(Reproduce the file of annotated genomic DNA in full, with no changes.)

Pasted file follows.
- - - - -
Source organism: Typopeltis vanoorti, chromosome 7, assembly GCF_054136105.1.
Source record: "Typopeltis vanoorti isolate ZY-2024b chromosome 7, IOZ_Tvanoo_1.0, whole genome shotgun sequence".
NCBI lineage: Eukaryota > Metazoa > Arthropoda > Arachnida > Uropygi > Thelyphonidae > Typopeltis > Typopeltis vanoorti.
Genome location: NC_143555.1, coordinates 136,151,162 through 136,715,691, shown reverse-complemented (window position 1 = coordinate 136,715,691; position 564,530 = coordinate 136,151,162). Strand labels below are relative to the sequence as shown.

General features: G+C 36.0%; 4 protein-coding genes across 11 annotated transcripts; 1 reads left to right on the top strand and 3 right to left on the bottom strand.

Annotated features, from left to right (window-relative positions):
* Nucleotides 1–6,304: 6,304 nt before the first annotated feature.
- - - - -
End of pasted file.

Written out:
Source organism: Typopeltis vanoorti, chromosome 7, assembly GCF_054136105.1.
Source record: "Typopeltis vanoorti isolate ZY-2024b chromosome 7, IOZ_Tvanoo_1.0, whole genome shotgun sequence".
NCBI lineage: Eukaryota > Metazoa > Arthropoda > Arachnida > Uropygi > Thelyphonidae > Typopeltis > Typopeltis vanoorti.
Genome location: NC_143555.1, coordinates 136,151,162 through 136,715,691, shown reverse-complemented (window position 1 = coordinate 136,715,691; position 564,530 = coordinate 136,151,162). Strand labels below are relative to the sequence as shown.

General features: G+C 36.0%; 4 protein-coding genes across 11 annotated transcripts; 1 reads left to right on the top strand and 3 right to left on the bottom strand.

Annotated features, from left to right (window-relative positions):
* Nucleotides 1–6,304: 6,304 nt before the first annotated feature.